Toplines in every breed serve a specific purpose and, in most cases, they are referenced as level, or a slight slope, while others are unique to their breed. The gentle “S” curve of the Whippet or the American Foxhound which calls for, “loins broad and slightly arched with defects being very long or swayed or roached back or flat or narrow loins.” The Borzoi is another example with “the back rising a little at the loin in a graceful curve.” There are many breeds with unique toplines called for in the standard. It is very important for judges and breeders to pay attention to the details.
Many breeds are specific about heads and in many cases, they are the “hallmark” of the breed. For example, the “one-piece head of the Flat—Coated Retriever”, the blunt wedge and expression of the Shetland Sheepdog, the massive short faced head of the Bulldog which also under proportions is stated, “the circumference of the skull in front of the ears should measure at least the height of the dog at the shoulders.” The different heads, ears and expression of the Corgis. The brick–on–brick description of the Setters. Again, these are just a few of the examples that distinguish breeds from one another.
While we are on heads, we should mention the bite. There are 68 breeds that call for full dentition which requires the judges to examine the fronts and side of the bite. There are another eleven breeds that require the judge to open the mouth completely to check dentition. Five breeds just require a thumb examination while two breeds, the Chinese Crested and the Xoloitzcuintli, have a different requirement for the hairless and coated varieties.
All breeds have some type of description of the coat and again this is extremely important in the form and function for many breeds. There is a reason for a single coat, a double coat, a wire coat, the length and shape of coats and how much grooming and trimming is permitted under the standard. Today in the show ring many exhibits are bathed and groomed so often the true texture or natural fall of the coat is hard to evaluate, but that does not change the need for the coat as called for in the standard and it should come into the decision making especially in those breeds that have very specific definitions in their standards.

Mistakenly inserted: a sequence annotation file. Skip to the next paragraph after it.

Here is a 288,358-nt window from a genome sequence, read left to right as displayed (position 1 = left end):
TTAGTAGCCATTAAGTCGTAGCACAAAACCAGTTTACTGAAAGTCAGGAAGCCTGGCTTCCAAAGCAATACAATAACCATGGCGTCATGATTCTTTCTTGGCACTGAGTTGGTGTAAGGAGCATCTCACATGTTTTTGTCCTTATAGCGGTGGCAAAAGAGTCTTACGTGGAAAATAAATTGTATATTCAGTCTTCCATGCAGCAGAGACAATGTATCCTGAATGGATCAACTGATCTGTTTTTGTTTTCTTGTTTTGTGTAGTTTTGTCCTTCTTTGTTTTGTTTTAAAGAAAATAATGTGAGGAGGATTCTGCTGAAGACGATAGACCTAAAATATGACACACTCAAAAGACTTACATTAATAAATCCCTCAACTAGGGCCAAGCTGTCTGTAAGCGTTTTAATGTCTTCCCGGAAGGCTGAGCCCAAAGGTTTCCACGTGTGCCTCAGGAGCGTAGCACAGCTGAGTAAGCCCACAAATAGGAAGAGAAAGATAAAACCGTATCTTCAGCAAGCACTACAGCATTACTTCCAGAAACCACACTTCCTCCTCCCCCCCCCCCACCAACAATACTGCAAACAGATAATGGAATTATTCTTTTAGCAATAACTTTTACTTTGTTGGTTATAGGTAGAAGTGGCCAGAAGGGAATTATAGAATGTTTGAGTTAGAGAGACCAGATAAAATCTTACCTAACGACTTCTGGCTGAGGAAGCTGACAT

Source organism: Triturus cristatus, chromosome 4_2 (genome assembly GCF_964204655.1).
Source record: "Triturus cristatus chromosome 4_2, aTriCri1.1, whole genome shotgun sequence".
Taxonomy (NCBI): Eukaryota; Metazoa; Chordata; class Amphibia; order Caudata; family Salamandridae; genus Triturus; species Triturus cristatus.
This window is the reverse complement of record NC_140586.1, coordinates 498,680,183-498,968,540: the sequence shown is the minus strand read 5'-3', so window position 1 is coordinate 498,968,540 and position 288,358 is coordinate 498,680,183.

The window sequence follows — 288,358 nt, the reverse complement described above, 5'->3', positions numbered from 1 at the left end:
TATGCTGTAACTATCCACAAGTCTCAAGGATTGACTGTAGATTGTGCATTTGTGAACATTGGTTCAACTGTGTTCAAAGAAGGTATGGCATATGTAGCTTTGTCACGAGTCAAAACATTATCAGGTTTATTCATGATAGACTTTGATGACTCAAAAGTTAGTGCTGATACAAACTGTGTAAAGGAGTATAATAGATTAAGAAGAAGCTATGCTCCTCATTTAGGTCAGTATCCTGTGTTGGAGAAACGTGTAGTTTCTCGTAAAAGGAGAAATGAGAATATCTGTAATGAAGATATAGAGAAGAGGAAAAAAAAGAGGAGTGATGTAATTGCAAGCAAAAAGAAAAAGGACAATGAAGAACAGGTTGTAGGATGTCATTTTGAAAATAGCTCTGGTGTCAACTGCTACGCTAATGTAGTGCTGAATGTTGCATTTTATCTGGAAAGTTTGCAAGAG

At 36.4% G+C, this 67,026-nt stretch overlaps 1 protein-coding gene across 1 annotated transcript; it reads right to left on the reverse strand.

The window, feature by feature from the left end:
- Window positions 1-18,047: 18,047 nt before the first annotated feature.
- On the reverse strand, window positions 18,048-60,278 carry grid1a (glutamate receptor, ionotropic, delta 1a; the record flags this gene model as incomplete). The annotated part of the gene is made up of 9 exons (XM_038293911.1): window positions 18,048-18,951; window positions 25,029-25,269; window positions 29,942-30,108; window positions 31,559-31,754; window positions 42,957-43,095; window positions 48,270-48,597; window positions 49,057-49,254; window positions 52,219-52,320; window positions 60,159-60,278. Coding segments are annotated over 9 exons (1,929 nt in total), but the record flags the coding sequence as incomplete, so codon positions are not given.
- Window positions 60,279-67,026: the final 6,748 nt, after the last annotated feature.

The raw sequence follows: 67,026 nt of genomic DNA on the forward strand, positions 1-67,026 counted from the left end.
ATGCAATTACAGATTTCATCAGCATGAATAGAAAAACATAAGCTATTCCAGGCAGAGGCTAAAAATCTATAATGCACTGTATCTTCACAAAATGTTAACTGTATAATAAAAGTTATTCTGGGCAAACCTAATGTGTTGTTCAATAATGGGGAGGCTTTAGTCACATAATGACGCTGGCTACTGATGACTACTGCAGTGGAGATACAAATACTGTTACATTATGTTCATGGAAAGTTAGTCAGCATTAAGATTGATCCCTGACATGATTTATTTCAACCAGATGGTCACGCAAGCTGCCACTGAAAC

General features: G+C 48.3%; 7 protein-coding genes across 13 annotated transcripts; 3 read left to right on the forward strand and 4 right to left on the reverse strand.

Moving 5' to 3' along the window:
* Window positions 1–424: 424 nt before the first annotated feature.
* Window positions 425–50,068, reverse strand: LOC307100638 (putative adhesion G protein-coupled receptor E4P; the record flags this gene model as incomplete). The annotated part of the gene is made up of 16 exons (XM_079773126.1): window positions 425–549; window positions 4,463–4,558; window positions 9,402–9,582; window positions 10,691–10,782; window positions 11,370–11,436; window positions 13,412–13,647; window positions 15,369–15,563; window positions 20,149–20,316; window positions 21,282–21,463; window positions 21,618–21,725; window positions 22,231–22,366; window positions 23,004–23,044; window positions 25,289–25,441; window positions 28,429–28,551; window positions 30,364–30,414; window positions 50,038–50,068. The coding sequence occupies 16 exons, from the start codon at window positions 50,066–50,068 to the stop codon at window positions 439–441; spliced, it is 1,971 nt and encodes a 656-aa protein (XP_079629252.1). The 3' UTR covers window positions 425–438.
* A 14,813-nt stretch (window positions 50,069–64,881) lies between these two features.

When learning about the various breeds some of the breeds’ educational materials will offer an acronym to help judges remember certain things. Examples would be the Sussex Spaniel, the four L’s; Long, Low, Level and Liver. Or the Neapolitan Mastiff with the W.H.A.M. method; Wrinkles, Head and Mass. The Dogue De Bordeaux uses H.E.A.R.T; Head, Expression, Athletic, Wrinkles, Trots like a lion. Labrador Retriever; Head, Coat and Tail.
Different breeds have very specific grooming requirements regarding coats and trims and the judges and exhibitors need to pay attention to these. There are many exhibitors that take grooming to extremes way beyond what is called for and permitted in the standard. I am not aware of any standard that call for “pretty” and says it should win because it is just groomed to look so pretty.